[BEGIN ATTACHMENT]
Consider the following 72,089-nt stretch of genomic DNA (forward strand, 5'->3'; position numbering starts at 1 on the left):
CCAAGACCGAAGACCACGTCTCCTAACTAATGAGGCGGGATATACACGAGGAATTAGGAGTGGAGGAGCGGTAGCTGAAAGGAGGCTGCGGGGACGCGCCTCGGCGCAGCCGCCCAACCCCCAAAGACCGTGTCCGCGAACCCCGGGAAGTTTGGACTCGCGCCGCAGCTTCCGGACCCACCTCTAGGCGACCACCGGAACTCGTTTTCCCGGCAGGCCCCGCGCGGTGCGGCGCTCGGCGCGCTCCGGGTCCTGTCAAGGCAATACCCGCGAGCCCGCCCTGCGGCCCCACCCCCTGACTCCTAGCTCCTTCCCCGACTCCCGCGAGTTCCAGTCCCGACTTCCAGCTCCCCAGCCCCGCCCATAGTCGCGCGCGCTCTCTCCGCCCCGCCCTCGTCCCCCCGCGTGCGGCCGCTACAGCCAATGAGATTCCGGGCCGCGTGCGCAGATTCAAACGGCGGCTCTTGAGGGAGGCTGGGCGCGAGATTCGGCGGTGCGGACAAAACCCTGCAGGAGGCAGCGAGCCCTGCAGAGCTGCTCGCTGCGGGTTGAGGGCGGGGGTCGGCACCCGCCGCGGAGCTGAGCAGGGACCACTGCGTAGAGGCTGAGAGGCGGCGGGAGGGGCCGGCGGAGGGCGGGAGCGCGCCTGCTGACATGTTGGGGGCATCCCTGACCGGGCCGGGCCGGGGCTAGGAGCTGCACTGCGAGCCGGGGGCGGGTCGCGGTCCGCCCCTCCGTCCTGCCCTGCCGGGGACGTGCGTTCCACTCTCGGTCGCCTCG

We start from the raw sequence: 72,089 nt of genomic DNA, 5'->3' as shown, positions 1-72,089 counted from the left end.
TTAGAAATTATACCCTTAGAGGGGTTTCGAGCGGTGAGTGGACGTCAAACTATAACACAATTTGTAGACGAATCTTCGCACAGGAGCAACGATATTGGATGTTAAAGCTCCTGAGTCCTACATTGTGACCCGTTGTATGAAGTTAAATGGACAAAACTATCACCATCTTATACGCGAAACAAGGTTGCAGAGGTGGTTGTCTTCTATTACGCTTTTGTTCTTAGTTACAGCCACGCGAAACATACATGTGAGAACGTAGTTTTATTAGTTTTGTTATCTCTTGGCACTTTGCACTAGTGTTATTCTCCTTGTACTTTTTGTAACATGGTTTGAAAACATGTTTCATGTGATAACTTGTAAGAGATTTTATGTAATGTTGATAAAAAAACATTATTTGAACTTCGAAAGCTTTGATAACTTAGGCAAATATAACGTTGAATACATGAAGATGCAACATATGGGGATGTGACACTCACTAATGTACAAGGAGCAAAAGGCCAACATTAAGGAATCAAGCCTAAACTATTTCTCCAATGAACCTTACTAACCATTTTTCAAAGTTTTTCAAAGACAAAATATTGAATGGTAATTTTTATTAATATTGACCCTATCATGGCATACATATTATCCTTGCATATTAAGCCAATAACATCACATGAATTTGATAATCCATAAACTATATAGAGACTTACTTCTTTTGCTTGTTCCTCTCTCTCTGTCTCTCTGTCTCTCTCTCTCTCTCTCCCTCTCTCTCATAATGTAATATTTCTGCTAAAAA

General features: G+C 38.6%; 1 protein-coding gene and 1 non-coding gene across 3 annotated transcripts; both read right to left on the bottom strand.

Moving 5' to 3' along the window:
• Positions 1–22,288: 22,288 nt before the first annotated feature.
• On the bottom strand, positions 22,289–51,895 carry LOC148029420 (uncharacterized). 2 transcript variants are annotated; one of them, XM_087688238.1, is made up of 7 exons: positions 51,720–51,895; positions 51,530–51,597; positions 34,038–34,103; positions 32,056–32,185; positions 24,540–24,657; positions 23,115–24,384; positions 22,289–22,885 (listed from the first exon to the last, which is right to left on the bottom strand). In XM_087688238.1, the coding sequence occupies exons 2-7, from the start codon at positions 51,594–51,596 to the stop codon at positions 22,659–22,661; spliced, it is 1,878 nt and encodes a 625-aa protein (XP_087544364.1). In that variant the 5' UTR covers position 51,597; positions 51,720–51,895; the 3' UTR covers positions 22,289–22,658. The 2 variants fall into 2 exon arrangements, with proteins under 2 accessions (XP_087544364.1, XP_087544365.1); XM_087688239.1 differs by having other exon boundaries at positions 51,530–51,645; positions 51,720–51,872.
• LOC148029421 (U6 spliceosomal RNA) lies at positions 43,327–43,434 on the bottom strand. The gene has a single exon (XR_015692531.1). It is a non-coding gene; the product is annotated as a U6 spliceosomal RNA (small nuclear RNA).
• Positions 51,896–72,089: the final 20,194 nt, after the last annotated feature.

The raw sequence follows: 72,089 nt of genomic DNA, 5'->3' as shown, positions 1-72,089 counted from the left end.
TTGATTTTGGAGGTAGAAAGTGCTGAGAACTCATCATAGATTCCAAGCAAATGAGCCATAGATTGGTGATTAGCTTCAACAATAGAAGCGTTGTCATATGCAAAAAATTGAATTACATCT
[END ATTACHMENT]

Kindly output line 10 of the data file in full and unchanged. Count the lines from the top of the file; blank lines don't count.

• Positions 51,896–72,089: the final 20,194 nt, after the last annotated feature.